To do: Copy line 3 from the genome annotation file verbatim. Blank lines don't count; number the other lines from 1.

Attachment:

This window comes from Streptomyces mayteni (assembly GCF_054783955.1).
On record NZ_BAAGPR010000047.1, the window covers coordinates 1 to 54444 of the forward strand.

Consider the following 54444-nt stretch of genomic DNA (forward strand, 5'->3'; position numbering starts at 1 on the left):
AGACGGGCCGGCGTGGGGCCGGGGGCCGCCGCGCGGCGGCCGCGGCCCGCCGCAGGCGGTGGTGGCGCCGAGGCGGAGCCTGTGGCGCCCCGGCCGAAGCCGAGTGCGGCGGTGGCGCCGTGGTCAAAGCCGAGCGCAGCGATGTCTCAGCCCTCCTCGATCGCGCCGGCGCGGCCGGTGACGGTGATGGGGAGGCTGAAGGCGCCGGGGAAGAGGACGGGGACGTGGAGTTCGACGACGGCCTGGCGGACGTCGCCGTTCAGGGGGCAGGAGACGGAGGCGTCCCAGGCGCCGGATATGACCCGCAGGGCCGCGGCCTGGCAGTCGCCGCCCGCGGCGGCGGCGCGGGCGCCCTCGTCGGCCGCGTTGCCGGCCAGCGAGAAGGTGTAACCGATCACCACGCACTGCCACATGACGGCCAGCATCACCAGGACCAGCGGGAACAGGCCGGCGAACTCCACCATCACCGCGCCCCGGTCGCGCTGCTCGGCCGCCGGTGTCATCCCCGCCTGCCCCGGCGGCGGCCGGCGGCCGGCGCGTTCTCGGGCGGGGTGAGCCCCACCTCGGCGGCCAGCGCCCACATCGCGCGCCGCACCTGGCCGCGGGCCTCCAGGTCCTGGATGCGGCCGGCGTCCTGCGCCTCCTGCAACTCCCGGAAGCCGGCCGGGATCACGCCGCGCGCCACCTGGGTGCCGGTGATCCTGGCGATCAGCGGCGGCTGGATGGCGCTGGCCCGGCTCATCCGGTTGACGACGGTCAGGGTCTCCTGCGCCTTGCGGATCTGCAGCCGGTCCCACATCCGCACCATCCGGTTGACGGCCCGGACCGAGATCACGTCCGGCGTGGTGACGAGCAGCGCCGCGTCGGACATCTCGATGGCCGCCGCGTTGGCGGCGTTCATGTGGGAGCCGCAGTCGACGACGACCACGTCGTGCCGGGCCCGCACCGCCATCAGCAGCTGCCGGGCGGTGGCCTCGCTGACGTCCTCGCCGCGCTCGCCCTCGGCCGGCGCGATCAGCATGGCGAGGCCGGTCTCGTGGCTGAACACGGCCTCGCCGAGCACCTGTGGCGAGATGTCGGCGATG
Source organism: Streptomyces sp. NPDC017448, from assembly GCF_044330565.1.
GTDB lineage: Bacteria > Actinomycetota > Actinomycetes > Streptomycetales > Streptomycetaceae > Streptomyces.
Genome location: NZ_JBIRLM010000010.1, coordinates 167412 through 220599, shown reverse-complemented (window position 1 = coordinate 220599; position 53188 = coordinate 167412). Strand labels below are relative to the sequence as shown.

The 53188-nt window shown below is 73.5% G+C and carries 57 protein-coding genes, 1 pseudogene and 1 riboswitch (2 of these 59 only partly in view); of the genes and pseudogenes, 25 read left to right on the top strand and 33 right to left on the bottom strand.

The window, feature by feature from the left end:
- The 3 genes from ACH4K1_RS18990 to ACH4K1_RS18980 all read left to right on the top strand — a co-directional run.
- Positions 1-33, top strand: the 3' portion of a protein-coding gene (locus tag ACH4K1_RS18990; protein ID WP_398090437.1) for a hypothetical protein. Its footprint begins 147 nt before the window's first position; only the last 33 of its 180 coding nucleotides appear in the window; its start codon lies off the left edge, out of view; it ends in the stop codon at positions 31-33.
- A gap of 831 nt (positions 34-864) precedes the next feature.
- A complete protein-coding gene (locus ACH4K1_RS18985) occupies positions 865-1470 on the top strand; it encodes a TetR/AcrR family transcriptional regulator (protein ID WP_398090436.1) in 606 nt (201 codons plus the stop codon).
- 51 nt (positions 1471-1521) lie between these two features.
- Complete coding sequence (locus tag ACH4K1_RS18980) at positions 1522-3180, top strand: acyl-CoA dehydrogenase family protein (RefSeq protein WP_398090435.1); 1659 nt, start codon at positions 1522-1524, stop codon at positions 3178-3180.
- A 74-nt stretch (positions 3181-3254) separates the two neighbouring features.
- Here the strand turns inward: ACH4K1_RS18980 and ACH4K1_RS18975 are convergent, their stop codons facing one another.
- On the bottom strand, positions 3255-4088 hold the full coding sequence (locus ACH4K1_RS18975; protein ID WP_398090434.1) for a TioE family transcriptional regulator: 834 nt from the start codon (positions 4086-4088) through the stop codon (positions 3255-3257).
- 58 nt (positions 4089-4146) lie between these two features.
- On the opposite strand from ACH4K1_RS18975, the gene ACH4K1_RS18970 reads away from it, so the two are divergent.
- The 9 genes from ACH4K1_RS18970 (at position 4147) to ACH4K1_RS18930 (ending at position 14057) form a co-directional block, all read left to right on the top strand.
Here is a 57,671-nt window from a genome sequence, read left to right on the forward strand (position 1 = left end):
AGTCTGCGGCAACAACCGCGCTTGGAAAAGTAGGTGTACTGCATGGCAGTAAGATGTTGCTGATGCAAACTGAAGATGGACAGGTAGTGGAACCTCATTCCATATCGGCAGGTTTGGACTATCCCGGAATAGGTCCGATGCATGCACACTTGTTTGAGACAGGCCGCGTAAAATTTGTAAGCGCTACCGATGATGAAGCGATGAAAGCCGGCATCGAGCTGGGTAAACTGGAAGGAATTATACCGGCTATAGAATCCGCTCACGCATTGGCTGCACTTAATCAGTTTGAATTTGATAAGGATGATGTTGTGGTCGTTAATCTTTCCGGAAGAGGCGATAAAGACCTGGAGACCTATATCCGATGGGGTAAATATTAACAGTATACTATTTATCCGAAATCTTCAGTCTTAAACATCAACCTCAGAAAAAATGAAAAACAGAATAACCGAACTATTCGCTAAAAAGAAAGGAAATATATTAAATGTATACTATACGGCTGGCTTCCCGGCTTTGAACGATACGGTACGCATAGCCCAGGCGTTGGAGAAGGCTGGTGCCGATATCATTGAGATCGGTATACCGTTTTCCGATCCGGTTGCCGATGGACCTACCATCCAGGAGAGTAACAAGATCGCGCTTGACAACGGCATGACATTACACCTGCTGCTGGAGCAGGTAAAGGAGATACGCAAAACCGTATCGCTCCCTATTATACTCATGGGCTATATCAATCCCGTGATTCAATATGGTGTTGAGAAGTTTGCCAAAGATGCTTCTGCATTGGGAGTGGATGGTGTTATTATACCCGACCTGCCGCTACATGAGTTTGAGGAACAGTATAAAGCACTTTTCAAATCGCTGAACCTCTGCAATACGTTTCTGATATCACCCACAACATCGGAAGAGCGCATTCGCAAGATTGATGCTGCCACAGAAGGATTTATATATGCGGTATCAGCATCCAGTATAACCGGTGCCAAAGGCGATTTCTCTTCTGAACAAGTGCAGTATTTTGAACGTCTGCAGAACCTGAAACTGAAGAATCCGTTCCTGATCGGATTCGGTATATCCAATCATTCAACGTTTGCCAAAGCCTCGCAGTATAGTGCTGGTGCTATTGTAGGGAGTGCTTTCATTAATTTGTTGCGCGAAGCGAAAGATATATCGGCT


Consider the following 54444-nt stretch of genomic DNA (forward strand, 5'->3'; position numbering starts at 1 on the left):